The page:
These Are A Few Of My Favorite Things: 8 Of Ben’s Favorite New Biohacks.

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“Raindrops on roses
And whiskers on kittens
Bright copper kettles and warm woolen mittens
Brown paper packages tied up with strings
These are a few of my favorite things…”

Perhaps you've heard that classic Julie Andrews song from The Sound Of Music film score.

Perhaps not.

Anyways, regardless of your familiarity with old movies, let's segue way into something else old: today (at least at the time I'm writing these words) I turned 40.

And so I figured I'd ever-so-briefly give you a quick update as to a few of the fringe, compelling, interesting, and/or helpful new biohacks and tricks I've been toying around with lately. These are, so to speak, the “winners” for me that in my daily experimentation with the new, the novel, and the cutting-edge, seem to be moving the dial quite a bit in the energy, recovery, and overall well-being department.

So in no particular order of importance, here we go with eight of my favorite new biohacks…

8 Of Ben's Favorite New Biohacks

Biohack #1: Sensate

Sensate is a vagus nerve stimulator that you hang around your neck like a necklace, and it sits right over the sternum, where it produces a vibration that stimulates your vagus nerve via bone conduction. It vibrates at very specific frequencies for vagal nerve tone and parasympathetic nervous system regulation, shifts you quite quickly into a state of relaxation, and syncs with a phone app that plays specific sounds and tracks that follow along with the vibrating stimulator. I've been digging the 10-30 minute sessions as an alternative to meditation or a nap. Sensate is also good if you wake up at night and need to lull yourself back to sleep, if you need to work on increasing your HRV score, or if you tend to have trouble quieting racing thoughts. I've been doing two to three sessions a week.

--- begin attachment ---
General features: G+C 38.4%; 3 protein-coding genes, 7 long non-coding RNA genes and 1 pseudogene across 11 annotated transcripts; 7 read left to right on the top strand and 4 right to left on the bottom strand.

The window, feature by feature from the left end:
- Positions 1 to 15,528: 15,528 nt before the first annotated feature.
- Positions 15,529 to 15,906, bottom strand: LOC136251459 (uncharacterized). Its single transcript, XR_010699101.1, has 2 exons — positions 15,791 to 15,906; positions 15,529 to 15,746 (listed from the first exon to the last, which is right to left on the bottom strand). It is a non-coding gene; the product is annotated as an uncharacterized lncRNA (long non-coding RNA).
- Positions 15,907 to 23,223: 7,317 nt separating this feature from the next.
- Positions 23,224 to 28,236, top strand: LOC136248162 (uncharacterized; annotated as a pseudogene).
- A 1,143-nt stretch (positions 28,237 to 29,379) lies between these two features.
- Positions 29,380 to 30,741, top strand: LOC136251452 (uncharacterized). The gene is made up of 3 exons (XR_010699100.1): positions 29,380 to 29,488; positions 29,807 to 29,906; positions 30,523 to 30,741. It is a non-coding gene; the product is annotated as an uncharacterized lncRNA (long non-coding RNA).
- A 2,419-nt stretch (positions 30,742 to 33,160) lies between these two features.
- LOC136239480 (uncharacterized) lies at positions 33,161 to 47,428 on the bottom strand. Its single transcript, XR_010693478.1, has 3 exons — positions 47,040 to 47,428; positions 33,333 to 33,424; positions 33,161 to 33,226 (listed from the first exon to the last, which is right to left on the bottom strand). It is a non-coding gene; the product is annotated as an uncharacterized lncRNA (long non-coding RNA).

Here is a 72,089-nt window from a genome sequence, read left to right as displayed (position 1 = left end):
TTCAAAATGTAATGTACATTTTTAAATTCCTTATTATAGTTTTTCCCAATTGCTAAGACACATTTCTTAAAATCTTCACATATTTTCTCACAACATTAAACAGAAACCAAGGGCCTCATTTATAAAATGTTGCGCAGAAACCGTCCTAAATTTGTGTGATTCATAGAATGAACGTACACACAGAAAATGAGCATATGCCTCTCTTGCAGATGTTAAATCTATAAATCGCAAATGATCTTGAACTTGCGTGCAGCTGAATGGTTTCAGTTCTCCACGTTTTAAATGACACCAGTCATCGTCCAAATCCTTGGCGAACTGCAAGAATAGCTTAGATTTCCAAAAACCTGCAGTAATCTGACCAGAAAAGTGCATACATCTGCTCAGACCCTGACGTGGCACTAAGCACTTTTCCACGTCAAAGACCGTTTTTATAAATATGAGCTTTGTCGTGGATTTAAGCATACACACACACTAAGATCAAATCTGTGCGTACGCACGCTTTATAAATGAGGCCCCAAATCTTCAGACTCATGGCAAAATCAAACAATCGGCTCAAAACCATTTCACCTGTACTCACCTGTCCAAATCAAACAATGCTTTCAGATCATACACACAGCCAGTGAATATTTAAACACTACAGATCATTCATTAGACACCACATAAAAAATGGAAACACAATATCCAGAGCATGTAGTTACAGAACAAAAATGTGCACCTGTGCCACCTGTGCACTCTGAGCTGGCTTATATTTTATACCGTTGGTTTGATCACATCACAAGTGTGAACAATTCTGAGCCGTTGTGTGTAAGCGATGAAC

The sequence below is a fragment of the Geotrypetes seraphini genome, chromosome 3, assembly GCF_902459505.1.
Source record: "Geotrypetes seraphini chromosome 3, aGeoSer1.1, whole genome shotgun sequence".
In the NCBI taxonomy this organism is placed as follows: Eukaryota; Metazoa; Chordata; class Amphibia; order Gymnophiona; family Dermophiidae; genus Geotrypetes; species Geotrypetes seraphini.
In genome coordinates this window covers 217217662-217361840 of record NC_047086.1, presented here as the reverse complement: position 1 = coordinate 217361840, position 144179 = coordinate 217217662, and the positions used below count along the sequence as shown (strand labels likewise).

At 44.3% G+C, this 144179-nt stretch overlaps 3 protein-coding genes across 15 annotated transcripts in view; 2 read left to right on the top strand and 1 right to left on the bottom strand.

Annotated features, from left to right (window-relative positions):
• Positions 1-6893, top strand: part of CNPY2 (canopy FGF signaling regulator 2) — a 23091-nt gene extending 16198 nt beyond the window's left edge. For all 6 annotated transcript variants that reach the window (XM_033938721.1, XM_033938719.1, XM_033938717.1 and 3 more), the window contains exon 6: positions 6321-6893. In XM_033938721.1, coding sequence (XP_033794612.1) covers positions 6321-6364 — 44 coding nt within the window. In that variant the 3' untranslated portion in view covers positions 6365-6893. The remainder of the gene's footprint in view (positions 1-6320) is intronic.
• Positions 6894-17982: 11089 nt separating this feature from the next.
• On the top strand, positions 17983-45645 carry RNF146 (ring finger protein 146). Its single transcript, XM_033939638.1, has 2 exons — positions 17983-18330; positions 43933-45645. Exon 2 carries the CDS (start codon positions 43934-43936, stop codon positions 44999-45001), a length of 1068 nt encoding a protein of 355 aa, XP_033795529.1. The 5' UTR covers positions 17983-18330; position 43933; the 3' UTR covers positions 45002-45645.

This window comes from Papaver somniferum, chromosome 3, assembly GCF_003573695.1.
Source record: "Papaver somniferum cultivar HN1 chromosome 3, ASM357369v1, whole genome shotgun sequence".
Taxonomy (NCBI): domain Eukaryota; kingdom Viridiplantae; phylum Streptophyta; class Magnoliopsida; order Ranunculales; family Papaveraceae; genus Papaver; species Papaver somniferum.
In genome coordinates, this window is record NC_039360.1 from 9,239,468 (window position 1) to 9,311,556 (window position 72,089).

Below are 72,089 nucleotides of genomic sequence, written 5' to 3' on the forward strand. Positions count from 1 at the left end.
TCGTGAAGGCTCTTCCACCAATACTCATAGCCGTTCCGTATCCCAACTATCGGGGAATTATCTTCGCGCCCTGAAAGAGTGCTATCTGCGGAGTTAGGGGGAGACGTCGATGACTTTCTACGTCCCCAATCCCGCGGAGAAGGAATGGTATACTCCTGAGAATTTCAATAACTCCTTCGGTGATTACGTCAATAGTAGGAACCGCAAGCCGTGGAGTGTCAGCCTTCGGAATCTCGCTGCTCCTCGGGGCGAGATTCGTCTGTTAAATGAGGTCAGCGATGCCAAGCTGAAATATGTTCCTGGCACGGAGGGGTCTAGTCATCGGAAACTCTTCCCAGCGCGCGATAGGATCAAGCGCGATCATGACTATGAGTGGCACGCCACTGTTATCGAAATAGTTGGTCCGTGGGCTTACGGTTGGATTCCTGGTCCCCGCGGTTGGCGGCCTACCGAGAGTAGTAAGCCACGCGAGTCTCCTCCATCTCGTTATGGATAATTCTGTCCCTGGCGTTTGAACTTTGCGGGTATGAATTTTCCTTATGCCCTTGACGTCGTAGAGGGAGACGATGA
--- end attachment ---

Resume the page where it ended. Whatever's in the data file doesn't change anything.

Biohack #2: BrainTap

BrainTapnew biohacks is a light-sound stimulation headset that has an enormous selection of tracks that you can play for self-hypnosis, meditation, breathwork, increasing sleep onset, learning, creativity, etc. I messed around with a BrainTap a couple of years ago and wasn't too impressed, but then I recently got to try their new, upgraded hardware and it works surprisingly well. My twin thirteen-year-old sons love the “journeys” of hypnosis it can take you on, and while I thought the whole thing was gimmicky at first, it's now (to my geeky self, at least), better than watching a movie. Like the Sensate, I've been doing two to three sessions a week and really digging it. Also, like the Sensate, BrainTap is a great modern, techy alternative to napping or meditation, with similar relaxation and refreshing effects. I find it works even better when I pair it with the Apollo wearable in “Meditation/Mindfulness” mode.

Biohack #3: Othership